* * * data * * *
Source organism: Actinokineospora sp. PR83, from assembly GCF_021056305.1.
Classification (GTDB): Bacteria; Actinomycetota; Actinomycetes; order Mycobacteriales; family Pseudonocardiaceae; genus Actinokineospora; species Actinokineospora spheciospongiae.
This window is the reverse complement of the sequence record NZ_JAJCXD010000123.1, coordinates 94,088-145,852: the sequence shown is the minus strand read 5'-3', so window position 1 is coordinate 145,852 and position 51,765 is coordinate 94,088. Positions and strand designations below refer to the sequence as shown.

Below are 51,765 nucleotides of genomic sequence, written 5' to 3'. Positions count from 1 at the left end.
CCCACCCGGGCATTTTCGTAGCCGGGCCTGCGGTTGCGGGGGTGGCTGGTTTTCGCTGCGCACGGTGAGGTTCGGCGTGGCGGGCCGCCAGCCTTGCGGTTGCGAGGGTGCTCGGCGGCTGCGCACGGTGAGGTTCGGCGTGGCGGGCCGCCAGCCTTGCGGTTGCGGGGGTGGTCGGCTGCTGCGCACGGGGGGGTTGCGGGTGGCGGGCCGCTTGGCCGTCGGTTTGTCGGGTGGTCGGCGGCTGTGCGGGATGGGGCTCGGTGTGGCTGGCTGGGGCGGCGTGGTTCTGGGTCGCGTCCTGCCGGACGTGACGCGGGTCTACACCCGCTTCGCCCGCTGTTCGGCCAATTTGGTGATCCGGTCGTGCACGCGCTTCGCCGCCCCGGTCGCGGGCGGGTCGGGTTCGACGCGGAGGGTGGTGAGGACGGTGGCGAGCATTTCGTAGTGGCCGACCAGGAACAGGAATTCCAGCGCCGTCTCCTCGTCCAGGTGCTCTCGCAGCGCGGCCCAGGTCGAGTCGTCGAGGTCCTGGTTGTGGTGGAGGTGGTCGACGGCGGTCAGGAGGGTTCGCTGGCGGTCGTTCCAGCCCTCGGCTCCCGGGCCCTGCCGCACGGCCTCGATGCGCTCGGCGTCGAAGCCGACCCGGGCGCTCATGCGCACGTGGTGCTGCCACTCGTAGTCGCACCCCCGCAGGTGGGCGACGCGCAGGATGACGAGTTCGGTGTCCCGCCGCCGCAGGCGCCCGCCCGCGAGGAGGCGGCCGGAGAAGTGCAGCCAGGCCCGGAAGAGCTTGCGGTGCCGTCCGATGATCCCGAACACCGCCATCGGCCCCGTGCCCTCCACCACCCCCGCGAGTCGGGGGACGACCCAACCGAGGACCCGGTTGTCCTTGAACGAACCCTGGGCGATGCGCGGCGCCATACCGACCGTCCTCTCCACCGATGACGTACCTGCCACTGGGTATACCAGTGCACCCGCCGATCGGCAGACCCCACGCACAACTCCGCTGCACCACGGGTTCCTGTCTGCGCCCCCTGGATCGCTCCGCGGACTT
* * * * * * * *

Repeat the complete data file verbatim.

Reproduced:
Source organism: Actinokineospora sp. PR83, from assembly GCF_021056305.1.
Classification (GTDB): Bacteria; Actinomycetota; Actinomycetes; order Mycobacteriales; family Pseudonocardiaceae; genus Actinokineospora; species Actinokineospora spheciospongiae.
This window is the reverse complement of the sequence record NZ_JAJCXD010000123.1, coordinates 94,088-145,852: the sequence shown is the minus strand read 5'-3', so window position 1 is coordinate 145,852 and position 51,765 is coordinate 94,088. Positions and strand designations below refer to the sequence as shown.

Below are 51,765 nucleotides of genomic sequence, written 5' to 3'. Positions count from 1 at the left end.
CCCACCCGGGCATTTTCGTAGCCGGGCCTGCGGTTGCGGGGGTGGCTGGTTTTCGCTGCGCACGGTGAGGTTCGGCGTGGCGGGCCGCCAGCCTTGCGGTTGCGAGGGTGCTCGGCGGCTGCGCACGGTGAGGTTCGGCGTGGCGGGCCGCCAGCCTTGCGGTTGCGGGGGTGGTCGGCTGCTGCGCACGGGGGGGTTGCGGGTGGCGGGCCGCTTGGCCGTCGGTTTGTCGGGTGGTCGGCGGCTGTGCGGGATGGGGCTCGGTGTGGCTGGCTGGGGCGGCGTGGTTCTGGGTCGCGTCCTGCCGGACGTGACGCGGGTCTACACCCGCTTCGCCCGCTGTTCGGCCAATTTGGTGATCCGGTCGTGCACGCGCTTCGCCGCCCCGGTCGCGGGCGGGTCGGGTTCGACGCGGAGGGTGGTGAGGACGGTGGCGAGCATTTCGTAGTGGCCGACCAGGAACAGGAATTCCAGCGCCGTCTCCTCGTCCAGGTGCTCTCGCAGCGCGGCCCAGGTCGAGTCGTCGAGGTCCTGGTTGTGGTGGAGGTGGTCGACGGCGGTCAGGAGGGTTCGCTGGCGGTCGTTCCAGCCCTCGGCTCCCGGGCCCTGCCGCACGGCCTCGATGCGCTCGGCGTCGAAGCCGACCCGGGCGCTCATGCGCACGTGGTGCTGCCACTCGTAGTCGCACCCCCGCAGGTGGGCGACGCGCAGGATGACGAGTTCGGTGTCCCGCCGCCGCAGGCGCCCGCCCGCGAGGAGGCGGCCGGAGAAGTGCAGCCAGGCCCGGAAGAGCTTGCGGTGCCGTCCGATGATCCCGAACACCGCCATCGGCCCCGTGCCCTCCACCACCCCCGCGAGTCGGGGGACGACCCAACCGAGGACCCGGTTGTCCTTGAACGAACCCTGGGCGATGCGCGGCGCCATACCGACCGTCCTCTCCACCGATGACGTACCTGCCACTGGGTATACCAGTGCACCCGCCGATCGGCAGACCCCACGCACAACTCCGCTGCACCACGGGTTCCTGTCTGCGCCCCCTGGATCGCTCCGCGGACTT